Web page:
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Students gain first-hand knowledge of primary care medicine

by Jane Shaskan - October 30, 2006

For the past 14 years, first- and second-year UConn medical students have participated in community service activities during National Primary Care Week.

This year, for the first time, pharmacy and nursing students from Storrs and physician assistant students from Quinnipiac College in Hamden joined them.

The event offers the groups the opportunity to work with patients in the community and gain appreciation of primary care medicine.

During the week, Oct. 15 through Oct. 21, the students also took part in a variety of seminars and activities designed to introduce them to the role of medicine in the community and increase their awareness of the importance of primary care and community service.

The theme of National Primary Care Week was "Addressing Health Disparities: Healing the Nation."

"This is an important learning experience for the students," says Dr. Bruce Gould, associate dean for primary care at the UConn School of Medicine, who was student advisor for the event.

"They heard from experts who champion universal health care and offer aid to Connecticut's poorest citizens, and they had the opportunity to work directly with the underserved."

Nine health fairs were held at a number of locations in Greater Hartford and New Haven counties, where students provided blood pressure screenings and glucose testing, and promoted the value of a healthy lifestyle.

Students accompanied social workers to homes of recent immigrants to address healthcare issues and available resources, and they met with residents at Hartford's Avery Heights, a retirement and nursing facility.

"The residents at Avery Heights were truly touched by the students' sincerity, compassion, and health care knowledge," says Petra Clark-Dufner, urban service track coordinator at the School of Medicine.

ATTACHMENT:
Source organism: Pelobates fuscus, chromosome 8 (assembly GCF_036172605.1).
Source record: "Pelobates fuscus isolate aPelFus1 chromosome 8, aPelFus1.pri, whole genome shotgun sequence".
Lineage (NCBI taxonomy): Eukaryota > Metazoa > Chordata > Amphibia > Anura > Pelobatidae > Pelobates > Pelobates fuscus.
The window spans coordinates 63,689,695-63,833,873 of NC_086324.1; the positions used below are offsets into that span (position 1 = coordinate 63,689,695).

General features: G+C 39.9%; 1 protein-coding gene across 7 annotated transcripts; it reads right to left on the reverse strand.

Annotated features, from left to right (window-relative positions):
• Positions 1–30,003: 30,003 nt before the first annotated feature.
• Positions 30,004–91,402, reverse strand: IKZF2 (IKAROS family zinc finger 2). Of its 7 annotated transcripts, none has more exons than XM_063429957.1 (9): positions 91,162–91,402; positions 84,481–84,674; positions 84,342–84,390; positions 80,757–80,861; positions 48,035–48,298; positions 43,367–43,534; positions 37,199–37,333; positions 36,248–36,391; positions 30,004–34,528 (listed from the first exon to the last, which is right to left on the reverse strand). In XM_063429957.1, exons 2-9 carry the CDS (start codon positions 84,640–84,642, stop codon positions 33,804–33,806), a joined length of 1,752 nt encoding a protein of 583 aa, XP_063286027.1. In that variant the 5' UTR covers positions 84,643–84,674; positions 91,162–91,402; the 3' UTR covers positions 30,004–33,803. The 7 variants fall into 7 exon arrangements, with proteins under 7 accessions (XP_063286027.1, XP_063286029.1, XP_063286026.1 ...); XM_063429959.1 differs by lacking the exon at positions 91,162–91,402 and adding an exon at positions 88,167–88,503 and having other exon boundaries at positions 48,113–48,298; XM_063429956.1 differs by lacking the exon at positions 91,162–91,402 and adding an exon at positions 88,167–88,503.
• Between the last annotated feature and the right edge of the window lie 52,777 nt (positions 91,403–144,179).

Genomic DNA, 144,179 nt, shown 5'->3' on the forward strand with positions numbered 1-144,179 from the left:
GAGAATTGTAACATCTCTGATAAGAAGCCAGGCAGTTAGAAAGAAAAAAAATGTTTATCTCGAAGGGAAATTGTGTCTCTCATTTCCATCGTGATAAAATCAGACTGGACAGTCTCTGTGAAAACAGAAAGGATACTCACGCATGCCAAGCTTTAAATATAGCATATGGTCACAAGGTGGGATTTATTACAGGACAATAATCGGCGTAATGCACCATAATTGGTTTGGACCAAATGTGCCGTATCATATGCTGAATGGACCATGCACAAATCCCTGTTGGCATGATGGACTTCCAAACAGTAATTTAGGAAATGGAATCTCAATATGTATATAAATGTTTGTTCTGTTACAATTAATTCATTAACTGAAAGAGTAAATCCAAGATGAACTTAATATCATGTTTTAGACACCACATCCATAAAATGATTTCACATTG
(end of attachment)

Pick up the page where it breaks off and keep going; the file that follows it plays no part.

Exposing students to the value of primary care is one of the goals of Primary Care Week.

"Raising awareness about the field of primary care is very important," says Frank Santoro, medical student event coordinator and site leader at Avery Heights.

Sara Tabtabai, a student at the UConn School of Medicine, takes a patient's blood pressure at the Old State House during Primary Care Week.
Sara Tabtabai, a student at the UConn School of Medicine, takes a patient’s blood pressure at the Old State House during Primary Care Week.
Photo by Janine Gelineau

"As the frontline of health care, primary care physicians not only treat disease, but help prevent it. This week stresses the importance of increasing access to health care for all socio-economic groups."

Medical student Kerrian Hudson accompanied a case worker from Catholic Charities Migration and Refugees Service of Hartford to the home of a family that recently arrived here from Somalia.

"It was one of the best and most educational experiences of my life," Hudson says.

"I learned a lot about myself and also about another culture."

William Carter, medical student site leader at Temple Sion Pentacostal Church in Hartford, and his team helped a young mother recognize that personal grief could be the source of her medical problem.

"Barriers, such as language and immigration status, and her earlier attempt to get help at a local hospital, left her frustrated and confused and lessened the likelihood of her seeking further help," says Carter.

"If no one reaches out, people can be lost to the system."

Adds Santoro, "By ensuring good health, medicine can be used as a means to heal a community. I'm proud to be a student at a school that not only teaches the science of medicine, but encourages us to be connected to the community which we service."

National Primary Care Week is sponsored by the Connecticut Area Health Education Center Program, the UConn School of Medicine, and the American Association of Medical Students.

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